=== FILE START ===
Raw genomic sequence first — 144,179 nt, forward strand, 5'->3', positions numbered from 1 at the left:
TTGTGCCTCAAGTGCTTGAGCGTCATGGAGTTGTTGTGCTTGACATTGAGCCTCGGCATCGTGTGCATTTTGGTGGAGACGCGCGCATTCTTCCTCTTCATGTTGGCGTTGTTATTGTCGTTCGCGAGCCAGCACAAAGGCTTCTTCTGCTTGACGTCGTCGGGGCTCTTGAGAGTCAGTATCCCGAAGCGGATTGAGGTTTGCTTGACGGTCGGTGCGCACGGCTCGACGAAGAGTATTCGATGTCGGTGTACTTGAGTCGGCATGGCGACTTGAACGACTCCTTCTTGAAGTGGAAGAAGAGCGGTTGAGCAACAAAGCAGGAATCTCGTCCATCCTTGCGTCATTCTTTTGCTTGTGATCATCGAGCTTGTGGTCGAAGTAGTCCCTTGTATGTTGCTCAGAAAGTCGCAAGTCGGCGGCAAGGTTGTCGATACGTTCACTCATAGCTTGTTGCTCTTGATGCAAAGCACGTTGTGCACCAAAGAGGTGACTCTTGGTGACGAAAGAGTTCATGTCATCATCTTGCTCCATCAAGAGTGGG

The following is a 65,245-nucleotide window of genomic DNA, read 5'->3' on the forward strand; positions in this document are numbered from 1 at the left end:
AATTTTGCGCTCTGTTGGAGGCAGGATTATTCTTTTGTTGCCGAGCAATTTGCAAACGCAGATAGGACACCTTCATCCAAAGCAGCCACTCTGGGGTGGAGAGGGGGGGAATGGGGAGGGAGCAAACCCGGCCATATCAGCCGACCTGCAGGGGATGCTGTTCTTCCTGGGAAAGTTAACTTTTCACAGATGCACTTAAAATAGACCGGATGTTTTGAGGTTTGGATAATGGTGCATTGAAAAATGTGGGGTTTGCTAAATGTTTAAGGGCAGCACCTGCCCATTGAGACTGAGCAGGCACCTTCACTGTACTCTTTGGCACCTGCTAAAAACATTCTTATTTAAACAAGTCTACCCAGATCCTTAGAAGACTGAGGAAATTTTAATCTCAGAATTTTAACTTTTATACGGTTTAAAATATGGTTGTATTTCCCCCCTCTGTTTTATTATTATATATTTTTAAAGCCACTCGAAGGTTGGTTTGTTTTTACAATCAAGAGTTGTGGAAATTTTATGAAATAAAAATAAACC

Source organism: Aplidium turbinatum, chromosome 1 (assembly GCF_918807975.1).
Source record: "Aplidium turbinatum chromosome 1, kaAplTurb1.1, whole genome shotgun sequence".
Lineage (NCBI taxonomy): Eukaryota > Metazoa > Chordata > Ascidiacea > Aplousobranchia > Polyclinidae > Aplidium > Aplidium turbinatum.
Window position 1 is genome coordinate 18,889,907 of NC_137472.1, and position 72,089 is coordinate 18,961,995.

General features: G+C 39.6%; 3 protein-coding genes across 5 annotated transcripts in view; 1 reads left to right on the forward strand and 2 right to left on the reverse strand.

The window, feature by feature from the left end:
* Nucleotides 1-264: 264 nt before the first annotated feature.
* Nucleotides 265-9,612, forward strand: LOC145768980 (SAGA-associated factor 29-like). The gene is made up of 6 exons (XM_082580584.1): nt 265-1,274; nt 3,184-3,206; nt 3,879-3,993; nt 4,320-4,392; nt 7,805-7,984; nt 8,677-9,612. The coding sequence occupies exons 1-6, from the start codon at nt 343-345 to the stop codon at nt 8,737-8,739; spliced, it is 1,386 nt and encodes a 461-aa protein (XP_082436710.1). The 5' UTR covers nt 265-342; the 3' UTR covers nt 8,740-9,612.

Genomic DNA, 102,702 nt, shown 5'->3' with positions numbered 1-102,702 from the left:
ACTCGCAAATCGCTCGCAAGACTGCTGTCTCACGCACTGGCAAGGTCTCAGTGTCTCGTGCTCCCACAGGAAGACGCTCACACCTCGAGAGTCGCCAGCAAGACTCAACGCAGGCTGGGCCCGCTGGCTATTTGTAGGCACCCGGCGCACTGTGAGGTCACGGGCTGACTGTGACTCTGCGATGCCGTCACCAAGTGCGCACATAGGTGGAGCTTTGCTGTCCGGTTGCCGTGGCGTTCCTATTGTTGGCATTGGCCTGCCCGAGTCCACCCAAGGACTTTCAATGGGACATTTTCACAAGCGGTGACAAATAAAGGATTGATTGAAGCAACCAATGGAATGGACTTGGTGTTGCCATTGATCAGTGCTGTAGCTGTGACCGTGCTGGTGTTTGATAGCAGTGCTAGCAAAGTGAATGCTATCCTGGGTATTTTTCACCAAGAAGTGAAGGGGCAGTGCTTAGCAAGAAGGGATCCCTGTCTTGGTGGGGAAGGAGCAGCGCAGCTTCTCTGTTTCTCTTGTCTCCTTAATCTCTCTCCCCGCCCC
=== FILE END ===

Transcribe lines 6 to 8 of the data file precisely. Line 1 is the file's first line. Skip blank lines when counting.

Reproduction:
Source record: "Aplidium turbinatum chromosome 1, kaAplTurb1.1, whole genome shotgun sequence".
Lineage (NCBI taxonomy): Eukaryota > Metazoa > Chordata > Ascidiacea > Aplousobranchia > Polyclinidae > Aplidium > Aplidium turbinatum.
Window position 1 is genome coordinate 18,889,907 of NC_137472.1, and position 72,089 is coordinate 18,961,995.